We began the semester with a visit to Becker Farms, where we witnessed the successful use of sustainable methods such as rotational grazing and natural pest control. In addition to leading a tour of his own farm, Kyle Becker took us to see additional farms—ranging in size from small to very large—that he serves as a large animal veterinarian. During this time, we also read seminal texts in the area of sustainable agriculture, such as Michael Pollan’s The Omnivore’s Dilemma and Anna Lappé’s Diet for a Hot Planet, to name a few. We interviewed regular people about their eating and purchasing habits as well as leaders in the movement for sustainability in farming. Finally, we visited Washington, DC, to talk with important political figures, such as Indiana Senator Joe Donnelly, and representatives from groups like the American Farm Bureau Federation and the National Sustainable Agriculture Coalition about food policy. By the sixth week in the semester, we were overwhelmed by the complexity and depth of the problems in our current food system and wondered how we would ever make a difference in the area of sustainable agriculture through a student film and other related projects.
After some floundering, the group decided to focus the film on the first farm that we visited together, Becker Farms. The students believed that they could use Kyle’s story to convince consumers to exercise the considerable power that they possess to drive a national movement for a socially, economically and environmentally sustainable local foods system. Down to Earth: Small Farm Issues in a Big Farm World follows Kyle through a week of life on the farm, at the farmers market, and on veterinary calls. At the same time, it presents commentary from leading figures in the local foods movement, such as Joel Salatin and Will Allen, to explore the importance of growing and selling food locally. The film shows that farming methods like those that Kyle employs are environmentally and socially advantageous, unlike many that are used in conventional agriculture. Ultimately, Down to Earth asks consumers to buy their food locally in order to advance the movement toward sustainable agriculture. Besides the importance of its message, the film is worth watching because it is beautiful! Its cinematography and color are truly stunning.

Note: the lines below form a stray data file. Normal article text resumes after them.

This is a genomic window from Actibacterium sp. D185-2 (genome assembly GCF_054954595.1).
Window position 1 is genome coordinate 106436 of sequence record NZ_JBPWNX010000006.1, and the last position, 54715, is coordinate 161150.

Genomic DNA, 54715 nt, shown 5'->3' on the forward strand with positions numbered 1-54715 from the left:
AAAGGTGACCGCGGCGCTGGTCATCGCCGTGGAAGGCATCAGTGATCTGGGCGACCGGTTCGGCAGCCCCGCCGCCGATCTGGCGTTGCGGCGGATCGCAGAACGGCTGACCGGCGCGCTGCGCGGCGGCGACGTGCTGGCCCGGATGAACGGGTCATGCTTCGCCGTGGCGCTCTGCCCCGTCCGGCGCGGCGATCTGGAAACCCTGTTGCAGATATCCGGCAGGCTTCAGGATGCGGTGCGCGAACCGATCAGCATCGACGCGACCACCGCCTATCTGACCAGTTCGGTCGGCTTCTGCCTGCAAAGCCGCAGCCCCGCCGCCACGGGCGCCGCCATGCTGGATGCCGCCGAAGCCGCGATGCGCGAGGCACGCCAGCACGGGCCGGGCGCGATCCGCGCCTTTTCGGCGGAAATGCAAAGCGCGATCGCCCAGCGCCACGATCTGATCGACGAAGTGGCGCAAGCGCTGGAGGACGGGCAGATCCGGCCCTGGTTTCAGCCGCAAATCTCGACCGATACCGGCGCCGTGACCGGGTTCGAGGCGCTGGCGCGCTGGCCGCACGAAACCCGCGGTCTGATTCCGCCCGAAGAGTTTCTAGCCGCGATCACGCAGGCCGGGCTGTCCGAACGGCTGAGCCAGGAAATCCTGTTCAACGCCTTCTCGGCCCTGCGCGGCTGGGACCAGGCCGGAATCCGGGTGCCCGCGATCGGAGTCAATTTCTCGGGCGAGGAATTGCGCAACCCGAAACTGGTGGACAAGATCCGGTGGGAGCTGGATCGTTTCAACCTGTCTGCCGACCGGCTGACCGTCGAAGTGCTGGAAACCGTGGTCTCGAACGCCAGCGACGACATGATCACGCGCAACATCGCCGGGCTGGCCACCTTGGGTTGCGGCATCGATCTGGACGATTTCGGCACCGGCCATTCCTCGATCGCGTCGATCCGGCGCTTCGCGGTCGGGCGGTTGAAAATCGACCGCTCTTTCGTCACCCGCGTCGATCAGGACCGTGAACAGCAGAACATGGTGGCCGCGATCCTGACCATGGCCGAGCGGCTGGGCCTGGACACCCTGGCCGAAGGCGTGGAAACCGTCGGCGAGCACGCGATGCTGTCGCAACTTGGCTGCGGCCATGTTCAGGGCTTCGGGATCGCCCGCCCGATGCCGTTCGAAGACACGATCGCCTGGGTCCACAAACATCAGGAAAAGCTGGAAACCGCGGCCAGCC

As is the case for all students who participate in VBC seminars, the students in my class received up to 15 credits in courses that they needed for graduation. They also gained a deep understanding of many issues related to sustainable agriculture, something that matters to each of us since we all eat and we all live on this planet. The students were also given the opportunity to develop professional skills, through the completion of project-related tasks suited to their individual career goals. Finally, all of us learned about teamwork, as we worked together to create a film and related products that far exceed our early expectations for this project.